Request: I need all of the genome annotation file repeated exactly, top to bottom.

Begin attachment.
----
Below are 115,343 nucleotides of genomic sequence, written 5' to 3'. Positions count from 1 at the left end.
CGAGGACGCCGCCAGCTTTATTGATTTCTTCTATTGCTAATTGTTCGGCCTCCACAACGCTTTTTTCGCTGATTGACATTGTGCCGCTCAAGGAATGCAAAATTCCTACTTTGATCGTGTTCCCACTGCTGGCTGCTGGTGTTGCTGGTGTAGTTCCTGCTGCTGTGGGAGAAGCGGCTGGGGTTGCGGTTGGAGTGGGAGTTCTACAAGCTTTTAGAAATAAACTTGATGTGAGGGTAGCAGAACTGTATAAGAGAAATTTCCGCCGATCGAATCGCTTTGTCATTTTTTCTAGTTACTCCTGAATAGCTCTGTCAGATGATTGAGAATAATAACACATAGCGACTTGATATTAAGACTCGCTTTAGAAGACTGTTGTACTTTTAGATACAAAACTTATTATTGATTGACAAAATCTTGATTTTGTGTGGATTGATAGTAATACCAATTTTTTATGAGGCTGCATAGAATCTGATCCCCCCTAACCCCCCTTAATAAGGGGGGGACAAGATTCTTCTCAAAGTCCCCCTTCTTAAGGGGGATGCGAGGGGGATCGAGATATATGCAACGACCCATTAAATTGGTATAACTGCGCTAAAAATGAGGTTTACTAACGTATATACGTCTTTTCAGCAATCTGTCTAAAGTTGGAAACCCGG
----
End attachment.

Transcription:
Below are 115,343 nucleotides of genomic sequence, written 5' to 3'. Positions count from 1 at the left end.
CGAGGACGCCGCCAGCTTTATTGATTTCTTCTATTGCTAATTGTTCGGCCTCCACAACGCTTTTTTCGCTGATTGACATTGTGCCGCTCAAGGAATGCAAAATTCCTACTTTGATCGTGTTCCCACTGCTGGCTGCTGGTGTTGCTGGTGTAGTTCCTGCTGCTGTGGGAGAAGCGGCTGGGGTTGCGGTTGGAGTGGGAGTTCTACAAGCTTTTAGAAATAAACTTGATGTGAGGGTAGCAGAACTGTATAAGAGAAATTTCCGCCGATCGAATCGCTTTGTCATTTTTTCTAGTTACTCCTGAATAGCTCTGTCAGATGATTGAGAATAATAACACATAGCGACTTGATATTAAGACTCGCTTTAGAAGACTGTTGTACTTTTAGATACAAAACTTATTATTGATTGACAAAATCTTGATTTTGTGTGGATTGATAGTAATACCAATTTTTTATGAGGCTGCATAGAATCTGATCCCCCCTAACCCCCCTTAATAAGGGGGGGACAAGATTCTTCTCAAAGTCCCCCTTCTTAAGGGGGATGCGAGGGGGATCGAGATATATGCAACGACCCATTAAATTGGTATAACTGCGCTAAAAATGAGGTTTACTAACGTATATACGTCTTTTCAGCAATCTGTCTAAAGTTGGAAACCCGG